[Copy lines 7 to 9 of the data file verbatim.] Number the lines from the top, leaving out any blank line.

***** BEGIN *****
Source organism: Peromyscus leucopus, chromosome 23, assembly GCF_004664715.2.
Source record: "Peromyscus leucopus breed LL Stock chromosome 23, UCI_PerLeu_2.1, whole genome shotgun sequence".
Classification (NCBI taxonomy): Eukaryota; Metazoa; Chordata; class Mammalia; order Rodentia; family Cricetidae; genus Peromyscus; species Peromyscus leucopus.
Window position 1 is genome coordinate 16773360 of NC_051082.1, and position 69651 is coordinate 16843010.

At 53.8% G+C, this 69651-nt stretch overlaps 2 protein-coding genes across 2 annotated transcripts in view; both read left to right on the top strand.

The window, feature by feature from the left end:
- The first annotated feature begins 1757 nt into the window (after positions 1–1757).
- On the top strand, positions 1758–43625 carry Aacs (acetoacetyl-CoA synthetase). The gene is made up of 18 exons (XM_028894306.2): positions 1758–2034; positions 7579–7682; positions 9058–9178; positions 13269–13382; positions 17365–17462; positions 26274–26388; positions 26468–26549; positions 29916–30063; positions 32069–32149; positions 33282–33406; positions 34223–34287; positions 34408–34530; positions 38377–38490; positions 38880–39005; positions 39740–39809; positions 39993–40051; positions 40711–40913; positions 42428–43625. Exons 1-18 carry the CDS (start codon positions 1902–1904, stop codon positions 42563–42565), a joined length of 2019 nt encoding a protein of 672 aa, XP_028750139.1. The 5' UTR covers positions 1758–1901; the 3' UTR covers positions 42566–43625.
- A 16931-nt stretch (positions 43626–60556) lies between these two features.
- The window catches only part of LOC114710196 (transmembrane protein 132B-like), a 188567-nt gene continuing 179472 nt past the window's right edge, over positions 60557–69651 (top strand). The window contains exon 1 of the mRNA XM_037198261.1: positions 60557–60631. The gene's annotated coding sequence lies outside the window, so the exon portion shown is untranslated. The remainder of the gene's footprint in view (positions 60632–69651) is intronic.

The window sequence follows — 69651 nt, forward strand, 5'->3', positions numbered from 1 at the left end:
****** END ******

- The first annotated feature begins 1757 nt into the window (after positions 1–1757).
- On the top strand, positions 1758–43625 carry Aacs (acetoacetyl-CoA synthetase). The gene is made up of 18 exons (XM_028894306.2): positions 1758–2034; positions 7579–7682; positions 9058–9178; positions 13269–13382; positions 17365–17462; positions 26274–26388; positions 26468–26549; positions 29916–30063; positions 32069–32149; positions 33282–33406; positions 34223–34287; positions 34408–34530; positions 38377–38490; positions 38880–39005; positions 39740–39809; positions 39993–40051; positions 40711–40913; positions 42428–43625. Exons 1-18 carry the CDS (start codon positions 1902–1904, stop codon positions 42563–42565), a joined length of 2019 nt encoding a protein of 672 aa, XP_028750139.1. The 5' UTR covers positions 1758–1901; the 3' UTR covers positions 42566–43625.
- A 16931-nt stretch (positions 43626–60556) lies between these two features.